In many ways, small fintech lenders look and behave more like consumers than corporations. But unlike consumers, they are not protected by disclosure requirements under the Truth in Lending Act.
While lenders are required to comply with anti-discrimination laws like the Equal Credit Opportunity Act, these lenders are not subjected to supervisory exams like those required for community banks and credit unions.
Small Business Compliance Shift for Lenders
Congress has taken aim at fintech lenders who specialize in the small business category. In March 2017 Congressman Emanuel Cleaver asked the CFPB (Consumer Financial Protection Bureau) to “vigorously investigate whether fintech companies are complying with all anti-discrimination laws.”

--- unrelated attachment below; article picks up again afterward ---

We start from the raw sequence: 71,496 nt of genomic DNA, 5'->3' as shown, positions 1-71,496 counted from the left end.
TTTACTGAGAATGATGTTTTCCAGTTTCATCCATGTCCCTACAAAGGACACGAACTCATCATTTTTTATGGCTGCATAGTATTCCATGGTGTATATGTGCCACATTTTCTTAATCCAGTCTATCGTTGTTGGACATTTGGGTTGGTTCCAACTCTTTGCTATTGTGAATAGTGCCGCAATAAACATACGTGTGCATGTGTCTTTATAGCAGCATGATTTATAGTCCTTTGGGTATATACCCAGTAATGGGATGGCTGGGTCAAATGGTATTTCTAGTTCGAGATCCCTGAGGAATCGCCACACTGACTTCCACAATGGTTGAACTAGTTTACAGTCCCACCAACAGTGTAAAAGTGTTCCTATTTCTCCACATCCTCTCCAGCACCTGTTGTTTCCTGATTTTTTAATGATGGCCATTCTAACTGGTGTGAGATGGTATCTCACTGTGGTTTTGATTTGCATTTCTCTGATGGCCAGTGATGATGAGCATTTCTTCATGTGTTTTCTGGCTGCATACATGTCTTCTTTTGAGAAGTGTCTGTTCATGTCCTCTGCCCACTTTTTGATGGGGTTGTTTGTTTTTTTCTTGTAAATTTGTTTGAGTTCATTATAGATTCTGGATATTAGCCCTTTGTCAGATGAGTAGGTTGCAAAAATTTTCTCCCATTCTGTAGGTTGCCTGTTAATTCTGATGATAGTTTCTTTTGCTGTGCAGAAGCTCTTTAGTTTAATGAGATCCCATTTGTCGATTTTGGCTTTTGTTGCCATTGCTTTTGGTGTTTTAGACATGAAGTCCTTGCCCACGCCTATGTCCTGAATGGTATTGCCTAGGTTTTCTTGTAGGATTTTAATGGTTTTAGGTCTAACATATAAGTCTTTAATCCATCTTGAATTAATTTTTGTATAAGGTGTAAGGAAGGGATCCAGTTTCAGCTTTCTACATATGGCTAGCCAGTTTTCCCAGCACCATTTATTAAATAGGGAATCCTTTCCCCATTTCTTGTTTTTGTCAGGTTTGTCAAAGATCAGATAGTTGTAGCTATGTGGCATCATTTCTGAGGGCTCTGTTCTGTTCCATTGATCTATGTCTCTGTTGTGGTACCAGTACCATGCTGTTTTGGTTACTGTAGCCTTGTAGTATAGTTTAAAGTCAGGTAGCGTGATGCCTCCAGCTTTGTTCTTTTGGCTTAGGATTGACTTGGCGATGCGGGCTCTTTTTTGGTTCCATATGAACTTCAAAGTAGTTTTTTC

“FinTech lending companies, also known as alternative small-business lending, are a fast-growing industry offering a new wave of innovation—and also pose many new risks,” said Congressman Cleaver.
In June, Congressman asked the CEOs of several small fintech lenders to provide information on credit algorithms as well as their approach to protecting business borrowers from discrimination. The letters were sent to Lending Club, Biz2Credit, Fora Financial, Prosper, and Lend Up.
Differentiation in Fintech and Alternative Lending
As compliance experts, we agree with many of their points, especially the idea that small businesses deserve equal protection when it comes to lending practices. However, we don’t agree with this committee’s narrow definition, where they equate all “fintech” with “alternative lending” vehicles like payday loans. This is particularly troubling because payday lending is a niche service that has been known to target minority groups with predatory pricing.